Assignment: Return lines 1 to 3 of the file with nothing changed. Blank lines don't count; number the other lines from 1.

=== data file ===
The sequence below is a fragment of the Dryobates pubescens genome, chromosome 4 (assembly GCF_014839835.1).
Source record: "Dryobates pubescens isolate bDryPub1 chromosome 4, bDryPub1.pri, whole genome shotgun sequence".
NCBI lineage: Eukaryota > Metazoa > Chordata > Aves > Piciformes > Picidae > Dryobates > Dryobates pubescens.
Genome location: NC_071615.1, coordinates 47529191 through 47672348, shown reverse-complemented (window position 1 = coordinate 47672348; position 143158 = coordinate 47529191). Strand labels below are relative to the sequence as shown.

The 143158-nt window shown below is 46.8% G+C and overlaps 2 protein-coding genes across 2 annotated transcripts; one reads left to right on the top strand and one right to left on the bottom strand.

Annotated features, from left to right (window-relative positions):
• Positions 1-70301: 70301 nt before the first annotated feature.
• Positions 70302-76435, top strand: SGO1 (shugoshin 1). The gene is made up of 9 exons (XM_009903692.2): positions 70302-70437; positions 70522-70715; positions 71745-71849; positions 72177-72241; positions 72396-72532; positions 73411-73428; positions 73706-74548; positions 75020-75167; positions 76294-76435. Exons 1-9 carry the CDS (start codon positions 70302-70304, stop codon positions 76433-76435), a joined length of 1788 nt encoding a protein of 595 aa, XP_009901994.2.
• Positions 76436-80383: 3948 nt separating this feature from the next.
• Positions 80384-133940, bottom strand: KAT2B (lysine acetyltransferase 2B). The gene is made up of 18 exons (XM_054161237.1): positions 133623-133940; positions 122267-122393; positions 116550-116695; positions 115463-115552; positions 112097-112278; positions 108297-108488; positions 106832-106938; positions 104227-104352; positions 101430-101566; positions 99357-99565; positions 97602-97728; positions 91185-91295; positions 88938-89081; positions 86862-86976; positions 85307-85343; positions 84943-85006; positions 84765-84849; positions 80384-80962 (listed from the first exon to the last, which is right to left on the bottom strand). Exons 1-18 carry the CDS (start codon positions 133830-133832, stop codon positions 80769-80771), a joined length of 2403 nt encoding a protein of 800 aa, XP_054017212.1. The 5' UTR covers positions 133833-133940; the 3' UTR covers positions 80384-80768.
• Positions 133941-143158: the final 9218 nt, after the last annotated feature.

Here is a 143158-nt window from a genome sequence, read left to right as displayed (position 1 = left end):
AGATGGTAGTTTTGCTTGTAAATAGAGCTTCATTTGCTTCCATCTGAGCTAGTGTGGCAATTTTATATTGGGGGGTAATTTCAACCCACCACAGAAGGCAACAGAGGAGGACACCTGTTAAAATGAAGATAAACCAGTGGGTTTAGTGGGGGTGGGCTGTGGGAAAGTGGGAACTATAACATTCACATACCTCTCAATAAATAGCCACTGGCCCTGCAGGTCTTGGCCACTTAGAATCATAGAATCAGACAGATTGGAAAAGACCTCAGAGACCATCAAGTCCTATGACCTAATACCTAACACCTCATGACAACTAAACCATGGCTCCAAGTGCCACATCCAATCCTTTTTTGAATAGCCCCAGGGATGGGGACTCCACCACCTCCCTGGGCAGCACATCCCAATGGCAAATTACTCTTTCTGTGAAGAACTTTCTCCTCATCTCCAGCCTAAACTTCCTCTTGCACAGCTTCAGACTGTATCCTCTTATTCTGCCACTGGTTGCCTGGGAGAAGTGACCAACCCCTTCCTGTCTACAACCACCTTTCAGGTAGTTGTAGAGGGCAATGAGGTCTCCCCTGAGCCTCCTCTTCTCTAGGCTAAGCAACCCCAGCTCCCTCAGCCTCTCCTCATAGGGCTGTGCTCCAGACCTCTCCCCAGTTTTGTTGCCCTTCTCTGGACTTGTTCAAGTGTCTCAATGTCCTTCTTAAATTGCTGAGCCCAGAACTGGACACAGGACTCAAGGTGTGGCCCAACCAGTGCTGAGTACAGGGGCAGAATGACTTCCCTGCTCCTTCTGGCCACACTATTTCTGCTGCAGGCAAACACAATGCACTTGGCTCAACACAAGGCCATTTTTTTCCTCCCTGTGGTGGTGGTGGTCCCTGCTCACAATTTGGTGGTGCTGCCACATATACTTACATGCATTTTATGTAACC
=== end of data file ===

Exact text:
The sequence below is a fragment of the Dryobates pubescens genome, chromosome 4 (assembly GCF_014839835.1).
Source record: "Dryobates pubescens isolate bDryPub1 chromosome 4, bDryPub1.pri, whole genome shotgun sequence".
NCBI lineage: Eukaryota > Metazoa > Chordata > Aves > Piciformes > Picidae > Dryobates > Dryobates pubescens.